One of the subtle benefits of buying a case from Samsung can be found on the back. A common gripe about the Galaxy S8 is the placement of the fingerprint scanner next to the camera. While most cases offer a bigger cutout that includes both the camera and the fingerprint scanner, Samsung has decided to give the fingerprint scanner a cutout of its own, which will make a world of difference when you’re blindly trying to find it with your finger.

Available on Amazon for both the Galaxy S8 and Galaxy S8+.

Spigen Ultra Hybrid case


If you’d rather see your actual phone through your case, Spigen’s Ultra Hybrid clear case is a great option that will keep your phone protected while remaining crystal clear.

It’s a very slim design that combines a TPU bumper with a PC back cover to provide great drop protection without adding bulk or covering up the design of your phone. It’s available for both the Galaxy S8 and Galaxy S8+, so make sure you click the right link for your phone.

Samsung Clear Cover case


Samsung also offers an ultra-slim clear case of its own, which is tinted to match — maybe even enhance? — the Orchid Gray color of your phone. It offers reinforced protection around the vulnerable corners, with cutouts around the bottom ports, side buttons, and a specific cutout around the fingerprint sensor on the back.

The Orchid Gray option only seems to be available for the Galaxy S8, so S8+ owners will have to look elsewhere.

Samsung LED View Wallet case


Last but certainly not least we’ve got the Samsung LED View Wallet case. The key feature here is the programmable LED panel on the screen cover, which connects to your phone and displays notifications, incoming calls, and lets you tap or swipe to interact with your phone without opening the cover. The inside portion of the LED cover doubles as a wallet, offering a card slot.

There’s a lot to like about the LED Wallet cover. It offers protection, feels good in the hand, doubles as a card holder, and is also available in Orchid Gray. It also automatically wakes your phone when you open the cover and will put it to sleep when you close it. And because it was designed in-house by Samsung, you should have no issues with fit and your phone should pop into place securely.

Samsung’s LED View case is available on Amazon for both the Galaxy S8 and Galaxy S8+.

How are you planning to protect your phone?

Which cases have you been eyeing for your Samsung Galaxy S8? Or do you think cases are a waste of money? Lets talk about it in the comments below!

Samsung Galaxy S8 and S8+

  • Galaxy S8 and S8+ review!
  • Galaxy S8 and S8+ specs
  • Everything you need to know about the Galaxy S8’s cameras
  • Get to know Samsung Bixby
  • Join our Galaxy S8 forums



HTC U 11 vs Samsung Galaxy S8: What’s the rumoured difference?

HTC is rumoured to be announcing its next flagship device on 16 May in the form of the HTC U 11, at least that’s what the most recent leaks suggest.

The device, which has been called Ocean in the past, will face some stiff competition when it arrives though with both Samsung and LG having already taken the wraps off their 2017 flagships.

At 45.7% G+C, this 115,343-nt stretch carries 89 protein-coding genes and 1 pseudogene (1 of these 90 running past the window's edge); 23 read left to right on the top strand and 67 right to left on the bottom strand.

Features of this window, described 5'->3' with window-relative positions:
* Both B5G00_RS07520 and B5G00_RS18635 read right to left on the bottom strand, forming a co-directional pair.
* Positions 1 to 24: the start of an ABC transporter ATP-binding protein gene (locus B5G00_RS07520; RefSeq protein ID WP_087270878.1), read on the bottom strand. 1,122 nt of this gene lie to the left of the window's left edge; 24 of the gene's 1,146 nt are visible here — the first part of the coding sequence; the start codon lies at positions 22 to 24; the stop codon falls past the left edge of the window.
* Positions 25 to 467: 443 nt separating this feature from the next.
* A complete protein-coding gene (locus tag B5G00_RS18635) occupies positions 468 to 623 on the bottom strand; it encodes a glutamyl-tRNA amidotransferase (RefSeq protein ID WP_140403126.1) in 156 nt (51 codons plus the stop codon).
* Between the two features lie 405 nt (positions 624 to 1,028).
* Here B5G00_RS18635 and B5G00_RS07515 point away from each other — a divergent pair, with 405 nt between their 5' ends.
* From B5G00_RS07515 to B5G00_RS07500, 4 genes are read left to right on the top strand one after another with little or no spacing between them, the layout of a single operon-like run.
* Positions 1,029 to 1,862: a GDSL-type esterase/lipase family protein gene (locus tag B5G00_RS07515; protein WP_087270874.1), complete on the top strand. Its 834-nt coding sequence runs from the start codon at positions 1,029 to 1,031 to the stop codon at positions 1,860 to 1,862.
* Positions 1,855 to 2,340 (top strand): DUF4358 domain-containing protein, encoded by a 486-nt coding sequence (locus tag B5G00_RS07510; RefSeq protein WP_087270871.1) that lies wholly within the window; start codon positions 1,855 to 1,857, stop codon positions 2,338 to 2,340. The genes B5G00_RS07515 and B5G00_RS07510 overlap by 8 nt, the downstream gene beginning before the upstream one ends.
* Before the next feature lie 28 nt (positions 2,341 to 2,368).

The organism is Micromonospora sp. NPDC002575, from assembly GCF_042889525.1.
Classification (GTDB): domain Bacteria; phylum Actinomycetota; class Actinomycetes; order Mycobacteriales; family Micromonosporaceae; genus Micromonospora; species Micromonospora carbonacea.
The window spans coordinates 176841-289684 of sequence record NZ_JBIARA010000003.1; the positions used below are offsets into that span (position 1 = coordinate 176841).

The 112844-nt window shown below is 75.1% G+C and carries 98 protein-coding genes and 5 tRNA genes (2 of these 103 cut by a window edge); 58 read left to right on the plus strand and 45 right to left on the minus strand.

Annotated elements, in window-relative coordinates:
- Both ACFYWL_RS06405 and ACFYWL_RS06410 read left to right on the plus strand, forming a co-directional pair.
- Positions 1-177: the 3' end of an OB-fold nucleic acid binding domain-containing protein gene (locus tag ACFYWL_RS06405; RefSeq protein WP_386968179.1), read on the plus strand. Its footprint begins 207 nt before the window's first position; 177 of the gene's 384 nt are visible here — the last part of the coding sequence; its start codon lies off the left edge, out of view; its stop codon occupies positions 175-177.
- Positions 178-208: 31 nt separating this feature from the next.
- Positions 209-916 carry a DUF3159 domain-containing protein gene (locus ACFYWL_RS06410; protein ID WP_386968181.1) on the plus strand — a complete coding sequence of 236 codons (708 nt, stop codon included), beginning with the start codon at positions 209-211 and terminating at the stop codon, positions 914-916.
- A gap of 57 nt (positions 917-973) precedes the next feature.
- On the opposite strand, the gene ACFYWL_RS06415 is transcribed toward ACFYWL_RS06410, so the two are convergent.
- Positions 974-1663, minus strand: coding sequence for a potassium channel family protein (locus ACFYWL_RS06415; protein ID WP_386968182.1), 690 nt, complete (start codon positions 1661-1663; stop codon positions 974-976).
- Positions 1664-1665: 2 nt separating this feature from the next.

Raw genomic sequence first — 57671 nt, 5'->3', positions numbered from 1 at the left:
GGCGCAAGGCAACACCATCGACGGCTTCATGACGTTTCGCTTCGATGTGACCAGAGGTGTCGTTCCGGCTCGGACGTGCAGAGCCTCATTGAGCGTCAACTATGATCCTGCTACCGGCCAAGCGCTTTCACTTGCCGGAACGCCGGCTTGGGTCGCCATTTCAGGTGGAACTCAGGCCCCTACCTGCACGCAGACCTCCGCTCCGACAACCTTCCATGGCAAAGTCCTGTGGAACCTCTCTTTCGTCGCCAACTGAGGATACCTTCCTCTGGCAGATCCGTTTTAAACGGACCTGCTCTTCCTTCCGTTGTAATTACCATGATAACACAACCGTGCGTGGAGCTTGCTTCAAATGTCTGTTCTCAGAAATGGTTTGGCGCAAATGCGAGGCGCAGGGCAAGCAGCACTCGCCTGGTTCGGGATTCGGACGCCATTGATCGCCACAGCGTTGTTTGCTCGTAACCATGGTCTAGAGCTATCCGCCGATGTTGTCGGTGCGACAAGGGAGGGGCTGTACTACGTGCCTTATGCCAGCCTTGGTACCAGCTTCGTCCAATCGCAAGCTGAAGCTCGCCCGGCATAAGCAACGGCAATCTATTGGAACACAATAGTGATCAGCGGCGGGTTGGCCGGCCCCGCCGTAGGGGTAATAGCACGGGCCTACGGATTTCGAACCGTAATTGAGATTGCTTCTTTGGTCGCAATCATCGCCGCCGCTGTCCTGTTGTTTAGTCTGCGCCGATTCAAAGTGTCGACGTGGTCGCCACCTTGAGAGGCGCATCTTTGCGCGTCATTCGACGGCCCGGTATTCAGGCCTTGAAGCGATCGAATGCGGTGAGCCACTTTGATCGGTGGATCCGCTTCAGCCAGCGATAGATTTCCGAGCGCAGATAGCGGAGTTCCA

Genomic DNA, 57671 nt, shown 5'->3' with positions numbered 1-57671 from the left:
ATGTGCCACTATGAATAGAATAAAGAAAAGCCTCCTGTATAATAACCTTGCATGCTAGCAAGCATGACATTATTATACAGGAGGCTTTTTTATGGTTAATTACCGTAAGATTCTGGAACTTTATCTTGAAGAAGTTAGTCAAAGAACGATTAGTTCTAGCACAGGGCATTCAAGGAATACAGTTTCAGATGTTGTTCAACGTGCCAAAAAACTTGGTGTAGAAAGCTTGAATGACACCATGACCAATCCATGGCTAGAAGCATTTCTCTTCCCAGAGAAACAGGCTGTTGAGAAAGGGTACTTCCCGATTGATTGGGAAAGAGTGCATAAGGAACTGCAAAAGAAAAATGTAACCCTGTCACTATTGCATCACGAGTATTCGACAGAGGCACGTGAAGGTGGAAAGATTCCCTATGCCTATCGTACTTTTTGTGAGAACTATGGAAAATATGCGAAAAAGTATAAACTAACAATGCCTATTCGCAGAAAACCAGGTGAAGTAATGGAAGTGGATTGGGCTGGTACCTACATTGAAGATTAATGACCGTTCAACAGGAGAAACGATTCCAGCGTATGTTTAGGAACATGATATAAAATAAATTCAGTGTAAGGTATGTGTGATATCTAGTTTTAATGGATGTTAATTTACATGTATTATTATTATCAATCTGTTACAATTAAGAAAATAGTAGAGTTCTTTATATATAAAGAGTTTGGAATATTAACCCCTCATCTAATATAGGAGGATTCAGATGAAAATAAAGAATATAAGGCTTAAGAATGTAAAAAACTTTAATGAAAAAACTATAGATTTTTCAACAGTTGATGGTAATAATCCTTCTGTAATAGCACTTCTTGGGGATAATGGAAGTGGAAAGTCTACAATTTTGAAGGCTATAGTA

Here is how HTC’s U 11 could compare to the fantastic Samsung Galaxy S8 in terms of specs, based on the speculation.

  • HTC U 11 ‘Ocean’: What’s the story so far?
  • Samsung Galaxy S8 preview

HTC U 11 vs Samsung Galaxy S8: Design

  • Galaxy S8 has beautiful metal and glass design, all about screen
  • HTC U 11 said to be coming with squeezable frame
  • Galaxy S8 has 3.5mm headphone jack, HTC U 11 thought to ditch

The Samsung Galaxy S8 features a beautiful design with an almost all-screen front and very slim bezels. There are no physical buttons on the front, with the home button built into the curved display, while the fingerprint sensor is positioned on the glass rear next to the camera lens. 

A dedicated button for launching the Bixby voice assistant is situated on the left-hand side of the metal frame, while USB Type-C and the 3.5mm headphone jack are both present at the bottom of the device. The Galaxy S8 is IP68 water and dust resistant.

The HTC U 11 is rumoured to be coming with a squeezable frame, called Edge Sense, and it is thought the device will feature a shiny finish and a capacitive button on the front, like many HTC devices that have gone before it. It is also rumoured to be IP57 water and dust resistant. 

The 3.5mm headphone jack is expected to be ditched, as it was on the previous U handsets, but USB Type-C is pretty much a certainty. Exact measurements have not been detailed in leaks as yet but we’d expect it to be slightly smaller in terms of height than the Galaxy S8 that measures 148.9 x 68.1 x 8.0mm and weighs 155g.

HTC U 11 vs Samsung Galaxy S8: Display

  • Galaxy S8 has 5.8-inch, Quad HD+, 570ppi
  • HTC U 11 expected to have 5.5-inch, Quad HD, 534ppi
  • Galaxy S8 has Mobile HDR Premium and is curved

The Samsung Galaxy S8 has a 5.8-inch curved display with a Quad HD+ resolution (2960 x 1440), which delivers a pixel density of 570ppi. The device is all about its display, though despite its larger size, the footprint of the handset itself hasn’t changed all that much compared to the Galaxy S7 edge, largely down to the new 18.5:9 aspect ratio.